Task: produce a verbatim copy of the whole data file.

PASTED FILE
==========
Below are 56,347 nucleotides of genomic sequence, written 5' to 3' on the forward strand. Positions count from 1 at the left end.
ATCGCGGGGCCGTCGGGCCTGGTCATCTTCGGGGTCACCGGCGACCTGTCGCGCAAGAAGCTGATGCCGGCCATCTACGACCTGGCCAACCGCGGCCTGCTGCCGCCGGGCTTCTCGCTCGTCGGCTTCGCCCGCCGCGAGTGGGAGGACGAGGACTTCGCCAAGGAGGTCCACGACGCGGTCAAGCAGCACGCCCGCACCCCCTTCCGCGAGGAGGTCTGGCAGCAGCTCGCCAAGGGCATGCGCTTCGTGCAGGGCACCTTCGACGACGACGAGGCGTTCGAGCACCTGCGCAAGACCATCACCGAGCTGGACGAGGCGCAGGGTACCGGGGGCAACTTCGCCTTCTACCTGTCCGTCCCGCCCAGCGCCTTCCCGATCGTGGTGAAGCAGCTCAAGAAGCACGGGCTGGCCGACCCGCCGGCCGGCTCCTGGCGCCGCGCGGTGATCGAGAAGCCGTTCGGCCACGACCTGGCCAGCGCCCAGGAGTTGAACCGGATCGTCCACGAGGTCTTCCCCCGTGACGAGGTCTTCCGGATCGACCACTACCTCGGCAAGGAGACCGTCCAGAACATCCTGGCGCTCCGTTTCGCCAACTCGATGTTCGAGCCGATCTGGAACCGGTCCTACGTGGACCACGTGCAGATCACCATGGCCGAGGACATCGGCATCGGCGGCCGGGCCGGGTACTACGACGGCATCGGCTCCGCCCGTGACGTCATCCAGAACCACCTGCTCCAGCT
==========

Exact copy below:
Below are 56,347 nucleotides of genomic sequence, written 5' to 3' on the forward strand. Positions count from 1 at the left end.
ATCGCGGGGCCGTCGGGCCTGGTCATCTTCGGGGTCACCGGCGACCTGTCGCGCAAGAAGCTGATGCCGGCCATCTACGACCTGGCCAACCGCGGCCTGCTGCCGCCGGGCTTCTCGCTCGTCGGCTTCGCCCGCCGCGAGTGGGAGGACGAGGACTTCGCCAAGGAGGTCCACGACGCGGTCAAGCAGCACGCCCGCACCCCCTTCCGCGAGGAGGTCTGGCAGCAGCTCGCCAAGGGCATGCGCTTCGTGCAGGGCACCTTCGACGACGACGAGGCGTTCGAGCACCTGCGCAAGACCATCACCGAGCTGGACGAGGCGCAGGGTACCGGGGGCAACTTCGCCTTCTACCTGTCCGTCCCGCCCAGCGCCTTCCCGATCGTGGTGAAGCAGCTCAAGAAGCACGGGCTGGCCGACCCGCCGGCCGGCTCCTGGCGCCGCGCGGTGATCGAGAAGCCGTTCGGCCACGACCTGGCCAGCGCCCAGGAGTTGAACCGGATCGTCCACGAGGTCTTCCCCCGTGACGAGGTCTTCCGGATCGACCACTACCTCGGCAAGGAGACCGTCCAGAACATCCTGGCGCTCCGTTTCGCCAACTCGATGTTCGAGCCGATCTGGAACCGGTCCTACGTGGACCACGTGCAGATCACCATGGCCGAGGACATCGGCATCGGCGGCCGGGCCGGGTACTACGACGGCATCGGCTCCGCCCGTGACGTCATCCAGAACCACCTGCTCCAGCT